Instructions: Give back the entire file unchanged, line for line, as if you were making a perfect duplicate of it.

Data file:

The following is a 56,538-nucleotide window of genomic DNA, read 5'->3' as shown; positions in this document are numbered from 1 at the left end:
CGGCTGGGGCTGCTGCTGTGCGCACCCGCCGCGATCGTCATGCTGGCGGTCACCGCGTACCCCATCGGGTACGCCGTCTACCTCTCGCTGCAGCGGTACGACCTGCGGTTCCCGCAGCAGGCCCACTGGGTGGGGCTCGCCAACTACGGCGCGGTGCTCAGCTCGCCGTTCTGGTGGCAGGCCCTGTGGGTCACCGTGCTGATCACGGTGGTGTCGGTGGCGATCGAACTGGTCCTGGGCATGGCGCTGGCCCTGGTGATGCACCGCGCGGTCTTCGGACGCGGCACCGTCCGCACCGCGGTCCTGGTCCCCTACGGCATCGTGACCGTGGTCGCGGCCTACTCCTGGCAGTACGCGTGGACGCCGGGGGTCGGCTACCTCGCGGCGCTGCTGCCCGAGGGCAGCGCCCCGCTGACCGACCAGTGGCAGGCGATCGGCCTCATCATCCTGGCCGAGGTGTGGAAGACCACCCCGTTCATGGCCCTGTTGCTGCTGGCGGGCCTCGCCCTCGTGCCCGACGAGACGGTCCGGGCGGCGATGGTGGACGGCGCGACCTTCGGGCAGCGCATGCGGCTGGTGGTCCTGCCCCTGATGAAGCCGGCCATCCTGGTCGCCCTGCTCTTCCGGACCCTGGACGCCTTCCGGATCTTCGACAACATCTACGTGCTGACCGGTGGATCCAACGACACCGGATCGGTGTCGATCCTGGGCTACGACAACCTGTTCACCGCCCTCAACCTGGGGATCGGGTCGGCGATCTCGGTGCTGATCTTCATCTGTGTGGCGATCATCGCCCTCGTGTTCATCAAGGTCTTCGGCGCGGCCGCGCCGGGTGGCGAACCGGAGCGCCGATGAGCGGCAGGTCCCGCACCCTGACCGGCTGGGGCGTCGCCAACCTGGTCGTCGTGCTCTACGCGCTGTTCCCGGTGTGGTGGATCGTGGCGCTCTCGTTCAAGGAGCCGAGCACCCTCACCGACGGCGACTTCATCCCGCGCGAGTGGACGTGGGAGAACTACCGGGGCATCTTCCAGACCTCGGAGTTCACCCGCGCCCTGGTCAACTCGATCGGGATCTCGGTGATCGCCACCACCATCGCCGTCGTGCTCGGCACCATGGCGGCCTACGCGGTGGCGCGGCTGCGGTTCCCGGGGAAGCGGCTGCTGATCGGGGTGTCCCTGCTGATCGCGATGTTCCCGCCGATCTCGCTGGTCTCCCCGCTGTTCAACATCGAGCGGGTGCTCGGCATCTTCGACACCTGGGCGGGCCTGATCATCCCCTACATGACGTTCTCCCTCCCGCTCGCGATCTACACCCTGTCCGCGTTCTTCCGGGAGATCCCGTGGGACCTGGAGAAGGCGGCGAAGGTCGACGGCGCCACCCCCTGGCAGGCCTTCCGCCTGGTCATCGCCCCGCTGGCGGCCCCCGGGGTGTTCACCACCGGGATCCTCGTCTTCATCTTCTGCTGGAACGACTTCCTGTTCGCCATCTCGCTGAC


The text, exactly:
The following is a 56,538-nucleotide window of genomic DNA, read 5'->3' as shown; positions in this document are numbered from 1 at the left end:
CGGCTGGGGCTGCTGCTGTGCGCACCCGCCGCGATCGTCATGCTGGCGGTCACCGCGTACCCCATCGGGTACGCCGTCTACCTCTCGCTGCAGCGGTACGACCTGCGGTTCCCGCAGCAGGCCCACTGGGTGGGGCTCGCCAACTACGGCGCGGTGCTCAGCTCGCCGTTCTGGTGGCAGGCCCTGTGGGTCACCGTGCTGATCACGGTGGTGTCGGTGGCGATCGAACTGGTCCTGGGCATGGCGCTGGCCCTGGTGATGCACCGCGCGGTCTTCGGACGCGGCACCGTCCGCACCGCGGTCCTGGTCCCCTACGGCATCGTGACCGTGGTCGCGGCCTACTCCTGGCAGTACGCGTGGACGCCGGGGGTCGGCTACCTCGCGGCGCTGCTGCCCGAGGGCAGCGCCCCGCTGACCGACCAGTGGCAGGCGATCGGCCTCATCATCCTGGCCGAGGTGTGGAAGACCACCCCGTTCATGGCCCTGTTGCTGCTGGCGGGCCTCGCCCTCGTGCCCGACGAGACGGTCCGGGCGGCGATGGTGGACGGCGCGACCTTCGGGCAGCGCATGCGGCTGGTGGTCCTGCCCCTGATGAAGCCGGCCATCCTGGTCGCCCTGCTCTTCCGGACCCTGGACGCCTTCCGGATCTTCGACAACATCTACGTGCTGACCGGTGGATCCAACGACACCGGATCGGTGTCGATCCTGGGCTACGACAACCTGTTCACCGCCCTCAACCTGGGGATCGGGTCGGCGATCTCGGTGCTGATCTTCATCTGTGTGGCGATCATCGCCCTCGTGTTCATCAAGGTCTTCGGCGCGGCCGCGCCGGGTGGCGAACCGGAGCGCCGATGAGCGGCAGGTCCCGCACCCTGACCGGCTGGGGCGTCGCCAACCTGGTCGTCGTGCTCTACGCGCTGTTCCCGGTGTGGTGGATCGTGGCGCTCTCGTTCAAGGAGCCGAGCACCCTCACCGACGGCGACTTCATCCCGCGCGAGTGGACGTGGGAGAACTACCGGGGCATCTTCCAGACCTCGGAGTTCACCCGCGCCCTGGTCAACTCGATCGGGATCTCGGTGATCGCCACCACCATCGCCGTCGTGCTCGGCACCATGGCGGCCTACGCGGTGGCGCGGCTGCGGTTCCCGGGGAAGCGGCTGCTGATCGGGGTGTCCCTGCTGATCGCGATGTTCCCGCCGATCTCGCTGGTCTCCCCGCTGTTCAACATCGAGCGGGTGCTCGGCATCTTCGACACCTGGGCGGGCCTGATCATCCCCTACATGACGTTCTCCCTCCCGCTCGCGATCTACACCCTGTCCGCGTTCTTCCGGGAGATCCCGTGGGACCTGGAGAAGGCGGCGAAGGTCGACGGCGCCACCCCCTGGCAGGCCTTCCGCCTGGTCATCGCCCCGCTGGCGGCCCCCGGGGTGTTCACCACCGGGATCCTCGTCTTCATCTTCTGCTGGAACGACTTCCTGTTCGCCATCTCGCTGAC